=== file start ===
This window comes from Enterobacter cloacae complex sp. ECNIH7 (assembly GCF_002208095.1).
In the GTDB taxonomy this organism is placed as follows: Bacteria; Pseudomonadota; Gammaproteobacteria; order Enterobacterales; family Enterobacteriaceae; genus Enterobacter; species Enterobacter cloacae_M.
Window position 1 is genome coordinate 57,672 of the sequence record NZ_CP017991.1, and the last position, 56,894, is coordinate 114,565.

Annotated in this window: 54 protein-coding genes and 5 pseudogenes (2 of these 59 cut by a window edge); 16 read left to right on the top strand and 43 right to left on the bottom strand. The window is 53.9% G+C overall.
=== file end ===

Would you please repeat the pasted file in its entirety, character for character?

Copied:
This window comes from Enterobacter cloacae complex sp. ECNIH7 (assembly GCF_002208095.1).
In the GTDB taxonomy this organism is placed as follows: Bacteria; Pseudomonadota; Gammaproteobacteria; order Enterobacterales; family Enterobacteriaceae; genus Enterobacter; species Enterobacter cloacae_M.
Window position 1 is genome coordinate 57,672 of the sequence record NZ_CP017991.1, and the last position, 56,894, is coordinate 114,565.

Annotated in this window: 54 protein-coding genes and 5 pseudogenes (2 of these 59 cut by a window edge); 16 read left to right on the top strand and 43 right to left on the bottom strand. The window is 53.9% G+C overall.